I came across a bottle of it when I visited one of my best friends in Toronto last summer. We entered a well-known Middle Eastern establishment in Kensington Market that sells falafel, Turkish delights and various Mediterranean staples. I was instantly intoxicated by the place. While browsing the shelves, I zeroed in on the bottles of pomegranate molasses and asked what it was used for. The vendor said “all the things.” I’ve been using it ever since. I doubt it is available at any supermarket around where I live now, but can certainly be found online. I think next time I will try making it myself.

 Pomegranate molasses marinated tilapia tacos with fennel kielbasa salsa

Pomegranate Molasses Tilapia Tacos with Kielbasa Fennel Salsa

Serves 4-6

Ingredients

  • For the fish:
  • 2 tilapia filets
  • 2 teaspoons pomegranate molasses
  • dash olive oil
  • 1/8 teaspoon sea salt
  •  For the salsa:
  • ½ a bulb of fresh, thinly sliced and roughly chopped fennel
  • 3-4 inches of kielbasa, diced
  • ½ of a red bell pepper, deseeded and diced
  • 1 chopped red onion
  • 4 cloves of chopped garlic
  • ½ a lemon
  • pinch of salt
  • cooking oil

Directions

Clean and prepare the filets. Place them in a baking pan and sprinkle sea salt all around them. Spoon a teaspoon of pomegranate molasses down the middle of each filet and drizzle olive oil on each. Set aside to marinade.

Start preparing your ingredients for the salsa. Preheat oven at 400ºF/200ºC/Gas mark 6.

On medium heat, brown the onion and garlic on the stovetop in some cooking oil. Stir intermittently.

Add the fennel. Cook until soft then add the bell pepper and kielbasa. Sprinkle salt to taste. After 3-4 more minutes, remove from heat.

Lay the salsa abed the tilapia. The filets should be buried underneath the colourful spread. Squeeze the lemon on top the contents.

Place the pan into a fully heated oven and bake for 8-10 minutes. Remove when the tilapia is opaque. Do not overcook or fish will lose its tenderness and be rubbery.

Heat corn tortillas in a clean stovetop pan. Each side should have pleasing burn marks and some bubbling.

On each tortilla, break-up a fork full of tilapia and scoop some of the salsa and its juice.

Top with goat chevre or greek yogurt and chopped cilantro. Dip in your favourite hot sauce.

Devour. Savour. Enjoy the complexities delicacies of flavour and be astonished by what you just made.

Vegan Passion Fruit Truffles + Motto For 2015

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Well, I did it. I made it through 2014, just like the rest of you. Big deal, right? Sometimes life is tough. We all have to trudge through the shit, but we don’t always come out clean on the other side.

 passion fruit.jpg

2014 was a devilish year full of chaos (read: threats), discovery, challenges and love. The threats seem like a distant memory now, as I suspected they would, but there is nothing better at turning one’s life upside-down than being in a far away land and feeling unstable. I won’t go too in depth on that subject. Instead, click here. It may give you a vague sense of what I experienced in my final year of working at a Hagwon in Korea. I will say that I left Korea in the fall of 2014 with my sense of trust deeply shaken and my nerves shot, but thanks to Love, I felt hopeful. My support system was, and has been, so solid that even in the thick of the crises, lies and sleepless nights, I never fell. I stood tall, held my ground and was able to see the light ahead.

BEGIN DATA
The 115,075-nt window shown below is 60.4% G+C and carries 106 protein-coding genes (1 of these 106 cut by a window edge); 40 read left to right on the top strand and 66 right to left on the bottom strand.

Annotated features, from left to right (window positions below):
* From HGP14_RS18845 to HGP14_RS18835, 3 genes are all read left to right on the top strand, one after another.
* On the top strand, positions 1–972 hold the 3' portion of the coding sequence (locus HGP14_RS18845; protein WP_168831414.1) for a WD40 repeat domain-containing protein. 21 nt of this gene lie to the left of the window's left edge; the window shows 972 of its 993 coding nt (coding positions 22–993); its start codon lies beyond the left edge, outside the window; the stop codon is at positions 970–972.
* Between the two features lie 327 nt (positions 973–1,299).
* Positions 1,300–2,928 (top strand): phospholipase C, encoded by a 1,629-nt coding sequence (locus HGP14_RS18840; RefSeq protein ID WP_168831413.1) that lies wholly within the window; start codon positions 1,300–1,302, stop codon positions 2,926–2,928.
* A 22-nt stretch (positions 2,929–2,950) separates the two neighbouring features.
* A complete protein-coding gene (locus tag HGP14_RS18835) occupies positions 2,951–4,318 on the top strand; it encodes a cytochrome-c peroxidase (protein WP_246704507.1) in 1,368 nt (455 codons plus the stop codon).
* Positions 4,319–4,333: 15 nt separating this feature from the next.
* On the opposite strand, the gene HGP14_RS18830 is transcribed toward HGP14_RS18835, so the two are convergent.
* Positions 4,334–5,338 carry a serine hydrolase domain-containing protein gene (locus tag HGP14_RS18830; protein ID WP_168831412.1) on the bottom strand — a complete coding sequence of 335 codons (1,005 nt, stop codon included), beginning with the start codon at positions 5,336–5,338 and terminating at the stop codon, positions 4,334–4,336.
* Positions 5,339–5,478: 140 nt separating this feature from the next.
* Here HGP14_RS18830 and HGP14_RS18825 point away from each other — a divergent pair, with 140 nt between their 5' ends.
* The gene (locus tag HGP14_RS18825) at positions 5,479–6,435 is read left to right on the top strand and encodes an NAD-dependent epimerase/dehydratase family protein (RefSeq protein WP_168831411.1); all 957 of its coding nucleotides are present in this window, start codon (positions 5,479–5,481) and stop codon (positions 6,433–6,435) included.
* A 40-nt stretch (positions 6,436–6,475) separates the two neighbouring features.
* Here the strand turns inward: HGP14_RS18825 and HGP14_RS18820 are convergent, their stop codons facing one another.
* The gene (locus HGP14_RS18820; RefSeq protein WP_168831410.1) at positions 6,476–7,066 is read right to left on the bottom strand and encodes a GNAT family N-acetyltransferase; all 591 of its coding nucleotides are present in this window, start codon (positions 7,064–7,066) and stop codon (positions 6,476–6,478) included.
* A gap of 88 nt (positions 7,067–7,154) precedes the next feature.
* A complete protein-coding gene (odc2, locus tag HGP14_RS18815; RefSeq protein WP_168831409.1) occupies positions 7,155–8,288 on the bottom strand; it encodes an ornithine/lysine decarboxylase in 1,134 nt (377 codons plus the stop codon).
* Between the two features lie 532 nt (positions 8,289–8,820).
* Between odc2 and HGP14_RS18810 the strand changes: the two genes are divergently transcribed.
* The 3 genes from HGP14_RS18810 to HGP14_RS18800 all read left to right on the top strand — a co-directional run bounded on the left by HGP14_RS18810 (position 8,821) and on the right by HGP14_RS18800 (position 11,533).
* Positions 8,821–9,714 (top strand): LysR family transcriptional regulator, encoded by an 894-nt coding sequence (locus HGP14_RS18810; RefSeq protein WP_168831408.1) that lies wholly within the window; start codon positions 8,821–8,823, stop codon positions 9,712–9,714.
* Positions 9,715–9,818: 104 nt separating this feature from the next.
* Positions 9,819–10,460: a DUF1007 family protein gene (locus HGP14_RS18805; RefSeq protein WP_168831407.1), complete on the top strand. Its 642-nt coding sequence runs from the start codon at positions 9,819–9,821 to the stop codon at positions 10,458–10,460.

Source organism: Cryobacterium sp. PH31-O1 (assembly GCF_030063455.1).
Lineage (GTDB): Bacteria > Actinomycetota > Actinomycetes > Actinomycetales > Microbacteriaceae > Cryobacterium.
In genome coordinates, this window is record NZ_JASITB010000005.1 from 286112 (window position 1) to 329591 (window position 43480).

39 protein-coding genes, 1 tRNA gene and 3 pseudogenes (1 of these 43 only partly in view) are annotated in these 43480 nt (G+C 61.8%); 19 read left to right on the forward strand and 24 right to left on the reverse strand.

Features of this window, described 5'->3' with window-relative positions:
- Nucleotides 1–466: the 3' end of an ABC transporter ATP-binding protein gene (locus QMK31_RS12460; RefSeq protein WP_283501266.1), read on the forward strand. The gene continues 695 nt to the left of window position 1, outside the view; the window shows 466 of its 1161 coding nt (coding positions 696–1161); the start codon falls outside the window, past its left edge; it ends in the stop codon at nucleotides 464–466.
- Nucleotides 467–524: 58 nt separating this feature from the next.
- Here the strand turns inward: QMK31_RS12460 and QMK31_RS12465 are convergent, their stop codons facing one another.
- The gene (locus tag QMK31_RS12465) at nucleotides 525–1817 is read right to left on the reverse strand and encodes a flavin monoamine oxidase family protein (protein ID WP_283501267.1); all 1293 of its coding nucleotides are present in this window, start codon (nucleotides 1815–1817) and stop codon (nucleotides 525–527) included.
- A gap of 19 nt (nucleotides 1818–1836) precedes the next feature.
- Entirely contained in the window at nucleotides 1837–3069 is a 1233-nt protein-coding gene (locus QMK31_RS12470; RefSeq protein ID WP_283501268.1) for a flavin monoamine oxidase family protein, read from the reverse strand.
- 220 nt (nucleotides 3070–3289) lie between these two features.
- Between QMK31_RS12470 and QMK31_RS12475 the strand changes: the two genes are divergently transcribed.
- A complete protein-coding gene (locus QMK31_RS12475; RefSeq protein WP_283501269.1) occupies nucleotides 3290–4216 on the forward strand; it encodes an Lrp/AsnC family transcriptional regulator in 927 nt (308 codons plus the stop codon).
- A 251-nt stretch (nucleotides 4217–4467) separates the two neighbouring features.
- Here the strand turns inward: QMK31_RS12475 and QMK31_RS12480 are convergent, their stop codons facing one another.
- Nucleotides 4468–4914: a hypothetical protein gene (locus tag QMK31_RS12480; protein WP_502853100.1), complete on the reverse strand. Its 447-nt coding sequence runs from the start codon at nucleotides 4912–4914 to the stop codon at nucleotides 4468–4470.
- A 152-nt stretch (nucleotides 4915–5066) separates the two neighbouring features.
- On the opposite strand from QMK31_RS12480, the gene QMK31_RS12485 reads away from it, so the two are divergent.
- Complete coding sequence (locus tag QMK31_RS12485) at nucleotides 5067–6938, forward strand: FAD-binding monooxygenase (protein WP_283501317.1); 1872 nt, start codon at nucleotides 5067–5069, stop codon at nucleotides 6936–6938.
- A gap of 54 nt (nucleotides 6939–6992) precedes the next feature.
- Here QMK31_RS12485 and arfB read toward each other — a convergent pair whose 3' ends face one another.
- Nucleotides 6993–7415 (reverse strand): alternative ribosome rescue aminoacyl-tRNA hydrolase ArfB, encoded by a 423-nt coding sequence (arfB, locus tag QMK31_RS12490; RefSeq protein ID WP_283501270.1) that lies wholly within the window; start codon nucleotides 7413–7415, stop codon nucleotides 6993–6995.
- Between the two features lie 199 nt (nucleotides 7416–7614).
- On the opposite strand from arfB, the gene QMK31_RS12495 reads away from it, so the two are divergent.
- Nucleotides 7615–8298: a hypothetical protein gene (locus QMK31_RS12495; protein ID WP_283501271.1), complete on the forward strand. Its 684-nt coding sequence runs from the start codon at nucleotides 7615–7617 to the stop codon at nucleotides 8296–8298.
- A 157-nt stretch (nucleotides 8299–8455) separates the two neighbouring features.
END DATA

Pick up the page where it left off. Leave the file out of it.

So, thank you Love. You saved the year and so much more. I dedicate this post, this year’s motto (see below) and my love, to you.

 passionfruit 2.jpg

The most common variety of passion fruit is small and purple. Creatively named “Common Purple”, this thick-skinned, tropical fruit contains pleasantly crispy seeds and yields small amounts of juice. But, that yield is dazzling. Passion fruit is mouthwateringly fresh and the flavour is absolutely seductive. Tart, sweet and delicately strong: a little juice goes a long way in any recipe. I am appalled to acknowledge that I have not tried the entire range of passion fruit varieties. This will now go on my bucket list.

passionfruit seeds and juice.jpg 

This year’s motto: Stepping Out Clean in Twenty-Fifteen

Passion fruit is a good place to start. And chocolate helps a lot. These truffles are deliriously decadent and will help you find strength to defeat all your foes.

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Vegan Passion Fruit Truffles

Ingredients

  • 1 cup cocoa powder
  • 2 juiced passion fruits, separated from seeds
  • ½ cup of coconut cream
  • 4 tablespoons coconut oil
  • 1 tablespoon sugar
  • pinch of salt

Directions

-Heat the coconut cream, passion fruit juice, sugar and salt in a saucepan and bring to a soft boil. Stir continuously.

-Turn heat off and add coconut oil. Stir until fully incorporated.

-Add cocoa powder in small batches and mix until thick and smooth.

Optional: If you like the texture of the passion fruit seeds, add some or all into the mixture.

-Let cool.

-Form teaspoon sized balls by rolling them in the palm of your hand and dust with more cocoa powder.